Recently I blogged about a quite convenient way to release read-only locks on vmdk files that prevent snapshots from being committed. Unfortunately a quite common problem with 3rd party backup tools that leverage the vStorage API. Using StorageVMotion can help in releasing these locks but sometimes even SVmotion won't work.
One more side note here: one can ask why there can be a mismatch about the VM still running in snapshot mode and the vCenter server not knowing anything about it, or better said, without the snapshot manager showing any existing snapshots on that VM. That's because the backup programs send a "remove snapshot" command to the vCenter server. The VC sends the snapshot command to the ESX host that is responsible for the snapshot handling and at the same time it deletes the information about the existing snapshot from the VC database without waiting for the ESX to confirm snapshot removal. This is by design, don't ask me why. So the new "feature" "Consolidation" in vSphere 5.x is nothing more than a simple database query against all listed snapshots and this list is compared to the settings of each VM. When VC finds a mismatch it activates the "Consolidation needed" button. Curious....
Because I have troubleshooted several of these problems in the past I decided to give a short step-by-step guide to identify which system holds the lock and how to release it. I can't cover all situations where this problem occurs but in ~95% of all cases it was one of the two solutions provided here.
Lock [type 10c00001 offset 37965824 v 5443, hb offset 3821568
gen 28763, mode 2, owner 00000000-00000000-0000-000000000000 mtime 5628465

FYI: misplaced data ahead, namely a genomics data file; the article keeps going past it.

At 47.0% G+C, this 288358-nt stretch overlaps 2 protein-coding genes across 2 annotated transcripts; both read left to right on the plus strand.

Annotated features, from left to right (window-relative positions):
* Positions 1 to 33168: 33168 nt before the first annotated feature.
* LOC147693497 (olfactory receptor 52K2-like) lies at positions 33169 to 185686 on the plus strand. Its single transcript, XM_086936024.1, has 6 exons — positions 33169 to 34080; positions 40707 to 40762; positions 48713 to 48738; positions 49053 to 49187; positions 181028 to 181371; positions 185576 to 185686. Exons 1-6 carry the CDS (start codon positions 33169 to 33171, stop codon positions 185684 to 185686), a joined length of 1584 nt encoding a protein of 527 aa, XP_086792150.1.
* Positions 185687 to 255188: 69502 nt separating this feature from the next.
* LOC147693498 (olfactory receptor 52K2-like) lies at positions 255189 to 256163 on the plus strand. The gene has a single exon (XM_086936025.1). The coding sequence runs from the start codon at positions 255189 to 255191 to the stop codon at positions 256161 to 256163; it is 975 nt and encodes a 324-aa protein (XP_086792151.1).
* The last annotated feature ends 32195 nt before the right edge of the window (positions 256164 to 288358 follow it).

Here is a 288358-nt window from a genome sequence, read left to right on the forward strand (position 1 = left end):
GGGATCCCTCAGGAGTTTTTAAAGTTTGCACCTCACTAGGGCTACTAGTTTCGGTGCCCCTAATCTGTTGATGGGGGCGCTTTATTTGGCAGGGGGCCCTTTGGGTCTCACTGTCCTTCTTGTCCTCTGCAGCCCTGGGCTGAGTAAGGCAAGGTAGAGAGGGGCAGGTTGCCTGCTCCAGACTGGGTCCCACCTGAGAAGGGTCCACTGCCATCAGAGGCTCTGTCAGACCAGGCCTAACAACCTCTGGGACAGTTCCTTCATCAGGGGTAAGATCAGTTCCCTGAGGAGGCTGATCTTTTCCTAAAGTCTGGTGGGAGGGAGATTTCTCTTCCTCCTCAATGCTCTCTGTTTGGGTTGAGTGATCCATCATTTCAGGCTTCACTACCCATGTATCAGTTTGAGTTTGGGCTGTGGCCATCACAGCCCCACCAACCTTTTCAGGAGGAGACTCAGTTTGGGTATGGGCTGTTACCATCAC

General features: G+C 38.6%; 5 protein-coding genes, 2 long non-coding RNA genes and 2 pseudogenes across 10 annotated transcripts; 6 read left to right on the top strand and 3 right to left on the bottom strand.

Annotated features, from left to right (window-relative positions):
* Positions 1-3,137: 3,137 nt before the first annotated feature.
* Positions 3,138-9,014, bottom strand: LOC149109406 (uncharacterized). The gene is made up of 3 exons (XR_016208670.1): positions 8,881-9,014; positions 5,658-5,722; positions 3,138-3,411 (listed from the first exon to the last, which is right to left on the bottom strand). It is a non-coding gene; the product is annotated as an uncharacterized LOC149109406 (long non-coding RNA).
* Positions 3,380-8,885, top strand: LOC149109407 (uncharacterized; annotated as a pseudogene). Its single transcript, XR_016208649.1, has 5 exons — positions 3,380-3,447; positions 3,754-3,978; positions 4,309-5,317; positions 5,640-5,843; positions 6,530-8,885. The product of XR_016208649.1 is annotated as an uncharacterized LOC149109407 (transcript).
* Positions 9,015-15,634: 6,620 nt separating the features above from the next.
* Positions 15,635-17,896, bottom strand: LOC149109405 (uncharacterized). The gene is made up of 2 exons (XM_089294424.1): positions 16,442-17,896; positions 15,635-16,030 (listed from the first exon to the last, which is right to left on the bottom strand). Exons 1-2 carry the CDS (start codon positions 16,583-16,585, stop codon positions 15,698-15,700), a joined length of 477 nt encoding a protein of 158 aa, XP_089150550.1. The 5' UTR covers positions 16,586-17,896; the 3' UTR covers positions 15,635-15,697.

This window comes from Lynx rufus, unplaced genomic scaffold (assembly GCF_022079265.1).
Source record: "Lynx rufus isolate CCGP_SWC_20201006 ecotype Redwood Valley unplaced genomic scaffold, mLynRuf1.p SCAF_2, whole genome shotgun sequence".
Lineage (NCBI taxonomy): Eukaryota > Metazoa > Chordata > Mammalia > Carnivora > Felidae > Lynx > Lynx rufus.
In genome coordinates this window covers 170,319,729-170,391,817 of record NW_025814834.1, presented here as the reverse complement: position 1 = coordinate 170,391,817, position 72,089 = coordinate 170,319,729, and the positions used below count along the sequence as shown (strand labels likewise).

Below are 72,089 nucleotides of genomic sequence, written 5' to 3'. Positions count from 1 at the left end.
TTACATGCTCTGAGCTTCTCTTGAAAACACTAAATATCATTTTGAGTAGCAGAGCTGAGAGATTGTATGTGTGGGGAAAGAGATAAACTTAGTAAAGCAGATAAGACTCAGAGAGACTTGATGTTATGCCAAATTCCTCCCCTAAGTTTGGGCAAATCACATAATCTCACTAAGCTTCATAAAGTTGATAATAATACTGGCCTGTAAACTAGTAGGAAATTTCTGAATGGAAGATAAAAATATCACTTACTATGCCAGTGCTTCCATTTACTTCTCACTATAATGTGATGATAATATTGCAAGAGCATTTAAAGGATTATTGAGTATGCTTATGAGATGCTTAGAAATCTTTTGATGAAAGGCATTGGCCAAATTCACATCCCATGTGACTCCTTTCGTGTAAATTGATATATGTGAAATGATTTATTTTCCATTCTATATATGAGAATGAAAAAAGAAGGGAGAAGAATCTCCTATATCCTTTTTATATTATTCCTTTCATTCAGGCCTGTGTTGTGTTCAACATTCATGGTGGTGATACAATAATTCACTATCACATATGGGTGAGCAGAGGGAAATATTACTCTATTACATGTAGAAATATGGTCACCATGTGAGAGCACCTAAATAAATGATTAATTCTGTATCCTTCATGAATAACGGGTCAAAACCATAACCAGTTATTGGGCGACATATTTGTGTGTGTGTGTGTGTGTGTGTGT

num 1 gblnum 0 gblgen 0 gblbrk 0]
RO Owner HB Offset 3821568 546b498e-875a9360-10e8-b499baa6cd9e
Addr <4, 31, 2>, gen 4, links 1, type reg, flags 0, uid 0, gid 0, mode 600
len 42949672960, nb 5120 tbz 3277, cow 0, newSinceEpoch 0, zla 3, bs 8388608
[...]The red marked string shows one of the MAC addresses of the host that holds the lock.
World ID: 11696695
Process ID: 0
VMX Cartel ID: 11696694
This problem is mainly caused by virtual backup proxies that use hot-add mode for data transport. If they crash or have other problems so the disk deattachment can't be completed the base VM disks remain connected and thus locked for other processes like snapshot removal tasks. That's the reason why a simple reboot of a virtual backup proxy won't help in this situation as the locked disks remain attached to the VM and are still locked for other processes.
To give a final advise: if you encounter locked files first reboot the physical backup server. Next check for the lock holder as described in this article. Next try a SVMotion. Next step is to call VMware support as you probably have a rare problem where standard procedures won't help. Good luck.